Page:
Breivik’s judge wins high court seat

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Oslo City Court Judge Wenche Elizabeth Arntzen has been nominated for one of two seats available on Norway’s Supreme Court, with her confirmation expected by King Harald at an upcoming session of the Council of State. She and Arne Ringnes, a partner in the Oslo law firm Thommessen, were recommended for the two seats now available on the high court.

As a city court judge, Wenche Elizabeth Arntzen had a no-nonsense approach while overseeing the trial of mass murderer Anders Behring Breivikg. Now she's been nominated as a Supreme Court justice. PHOTO: NRK screen grab/newsinenglish.no

As a city court judge, Wenche Elizabeth Arntzen had a no-nonsense approach while overseeing the trial of mass murderer Anders Behring Breivikg. Now she’s been nominated as a Supreme Court justice. PHOTO: NRK screen grab/newsinenglish.no

Arntzen, age 54 and already a respected judge at the Oslo Tingrett, sprang to national and international attention when she was selected as lead judge in the state’s case against Anders Behring Breivik, the right-wing extremist who bombed Norway’s government complex and then unleashed a massacre on July 22, 2011. She won accolades for her firm grip on court proceedings and stern yet respectful handling of all the traumatized people involved.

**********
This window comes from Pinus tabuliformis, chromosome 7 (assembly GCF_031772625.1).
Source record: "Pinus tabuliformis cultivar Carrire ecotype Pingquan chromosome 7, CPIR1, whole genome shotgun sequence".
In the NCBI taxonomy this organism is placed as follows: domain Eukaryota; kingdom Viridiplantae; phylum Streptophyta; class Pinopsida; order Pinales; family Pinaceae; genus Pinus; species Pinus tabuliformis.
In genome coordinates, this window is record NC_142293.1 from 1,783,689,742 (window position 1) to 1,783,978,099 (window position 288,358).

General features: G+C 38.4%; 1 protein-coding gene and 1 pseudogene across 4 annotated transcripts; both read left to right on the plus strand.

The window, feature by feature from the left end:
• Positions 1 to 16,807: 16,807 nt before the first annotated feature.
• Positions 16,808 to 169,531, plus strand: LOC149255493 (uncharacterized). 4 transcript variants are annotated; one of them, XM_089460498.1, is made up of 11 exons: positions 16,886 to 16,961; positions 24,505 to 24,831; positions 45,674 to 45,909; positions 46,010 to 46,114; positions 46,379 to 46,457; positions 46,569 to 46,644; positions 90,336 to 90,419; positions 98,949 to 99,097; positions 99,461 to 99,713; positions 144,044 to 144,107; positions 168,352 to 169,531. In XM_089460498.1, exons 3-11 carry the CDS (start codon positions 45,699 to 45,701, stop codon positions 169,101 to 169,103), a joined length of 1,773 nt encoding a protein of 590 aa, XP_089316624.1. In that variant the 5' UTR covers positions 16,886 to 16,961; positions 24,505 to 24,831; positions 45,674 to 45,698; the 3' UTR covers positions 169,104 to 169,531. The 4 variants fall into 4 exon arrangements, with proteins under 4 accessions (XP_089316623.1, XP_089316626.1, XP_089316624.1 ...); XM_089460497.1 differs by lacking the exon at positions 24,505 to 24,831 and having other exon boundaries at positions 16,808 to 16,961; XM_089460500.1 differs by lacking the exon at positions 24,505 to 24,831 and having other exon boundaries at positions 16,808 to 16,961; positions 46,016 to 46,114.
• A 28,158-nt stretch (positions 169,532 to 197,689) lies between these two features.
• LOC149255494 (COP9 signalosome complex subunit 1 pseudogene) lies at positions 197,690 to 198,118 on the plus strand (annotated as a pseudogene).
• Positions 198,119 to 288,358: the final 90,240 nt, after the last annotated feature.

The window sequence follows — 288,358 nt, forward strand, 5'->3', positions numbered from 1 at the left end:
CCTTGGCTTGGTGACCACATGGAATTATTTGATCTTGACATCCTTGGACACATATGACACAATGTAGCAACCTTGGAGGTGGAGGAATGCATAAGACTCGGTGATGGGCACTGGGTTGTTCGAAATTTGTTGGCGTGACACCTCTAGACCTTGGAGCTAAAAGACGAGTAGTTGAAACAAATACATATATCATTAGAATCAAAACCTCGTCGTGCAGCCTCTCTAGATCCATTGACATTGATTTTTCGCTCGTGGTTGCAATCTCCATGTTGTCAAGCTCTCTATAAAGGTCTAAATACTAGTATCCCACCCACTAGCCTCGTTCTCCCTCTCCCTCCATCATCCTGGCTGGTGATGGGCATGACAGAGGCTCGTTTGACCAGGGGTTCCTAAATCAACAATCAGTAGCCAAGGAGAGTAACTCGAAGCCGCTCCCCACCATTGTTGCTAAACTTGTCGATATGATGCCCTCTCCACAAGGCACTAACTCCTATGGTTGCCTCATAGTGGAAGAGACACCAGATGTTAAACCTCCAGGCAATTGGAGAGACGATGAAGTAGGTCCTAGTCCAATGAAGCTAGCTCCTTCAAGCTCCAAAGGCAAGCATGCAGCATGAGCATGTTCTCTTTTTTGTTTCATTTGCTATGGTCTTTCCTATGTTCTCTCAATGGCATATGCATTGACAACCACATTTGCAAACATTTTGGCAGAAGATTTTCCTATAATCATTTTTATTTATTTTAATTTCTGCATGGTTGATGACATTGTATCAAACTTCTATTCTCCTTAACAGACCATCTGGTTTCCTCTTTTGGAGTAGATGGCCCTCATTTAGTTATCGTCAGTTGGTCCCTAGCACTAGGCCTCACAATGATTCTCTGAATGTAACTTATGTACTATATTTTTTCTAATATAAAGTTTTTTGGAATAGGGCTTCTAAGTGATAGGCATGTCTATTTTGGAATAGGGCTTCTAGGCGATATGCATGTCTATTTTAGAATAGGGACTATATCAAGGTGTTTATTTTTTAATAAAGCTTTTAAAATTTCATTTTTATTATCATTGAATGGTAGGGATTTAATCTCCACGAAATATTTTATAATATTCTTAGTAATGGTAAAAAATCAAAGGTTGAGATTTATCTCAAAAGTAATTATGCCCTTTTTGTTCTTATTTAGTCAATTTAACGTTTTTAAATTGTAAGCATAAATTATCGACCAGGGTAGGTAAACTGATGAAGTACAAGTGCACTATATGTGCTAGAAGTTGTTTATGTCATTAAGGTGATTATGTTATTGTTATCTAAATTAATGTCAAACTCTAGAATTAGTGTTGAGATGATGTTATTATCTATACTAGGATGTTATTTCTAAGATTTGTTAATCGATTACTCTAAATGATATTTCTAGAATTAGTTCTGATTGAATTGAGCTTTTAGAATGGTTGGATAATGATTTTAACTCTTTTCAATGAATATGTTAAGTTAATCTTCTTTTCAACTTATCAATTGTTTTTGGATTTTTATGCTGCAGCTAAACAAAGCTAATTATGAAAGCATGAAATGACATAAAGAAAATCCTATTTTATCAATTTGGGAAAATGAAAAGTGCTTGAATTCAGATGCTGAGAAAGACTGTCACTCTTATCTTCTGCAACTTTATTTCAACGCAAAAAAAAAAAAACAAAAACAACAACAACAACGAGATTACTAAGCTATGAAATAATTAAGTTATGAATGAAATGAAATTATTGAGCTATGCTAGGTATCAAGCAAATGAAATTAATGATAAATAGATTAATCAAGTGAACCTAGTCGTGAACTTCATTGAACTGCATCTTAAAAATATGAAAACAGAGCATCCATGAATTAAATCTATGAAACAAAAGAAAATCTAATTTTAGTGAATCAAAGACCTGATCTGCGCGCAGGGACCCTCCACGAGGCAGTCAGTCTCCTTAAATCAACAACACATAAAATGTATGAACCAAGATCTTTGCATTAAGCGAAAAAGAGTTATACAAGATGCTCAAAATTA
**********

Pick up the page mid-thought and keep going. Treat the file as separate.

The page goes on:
Growing up in the Oslo suburb of Bærum, Arntzen was also known as a Rolling Stones fan who could perform a memorable rendition of Jumpin’ Jack Flash for friends. The daughter and granddaughter of prominent attorneys, including a state prosecutor, she later went on to study law, work for the Justice Ministry and the state prosecutor’s office before earning the right to argue cases before the Supreme Court in 1993. She eventually went into private practice, for Oslo law firm Kluge, and became a judge in 2007.

Arne Ringnes PHOTO: Thommessen

Arne Ringnes PHOTO: Thommessen

Ringnes, a partner at Thommessen who was among those asking that his candidacy for a seat on the high court be withheld, was also nominated for the high court after establishing himself as a specialist in intellectual property and patent rights. Newspaper Aftenposten reported that he will take a considerable pay cut in accepting the Supreme Court seat, from a taxable income of NOK 15 million in 2011 to one-tenth of that in public service, but he said he’d “manage just fine. This is what I want to do for the rest of my active working life.”

Ringnes, born in 1955, said he withheld his candidacy out of consideration for his clients, his law firm and colleagues. He’s no stranger to the high court, having the right to argue before it since 2001 and serving as a judge in Follo and for the World Intellectual Property Organization. He’s been a partner at Thommessen since 1989.

Lawyers Ingvald Falch of the law firm Schjødt, and Håkon Bleken of Haavind were also recommended for seats on the Supreme Court, but in the third and fourth positions, behind Ringnes as first and Arntzen as second. With just two seats available, Ringnes and Arntzen are expected to be confirmed.

newsinenglish.no/Nina Berglund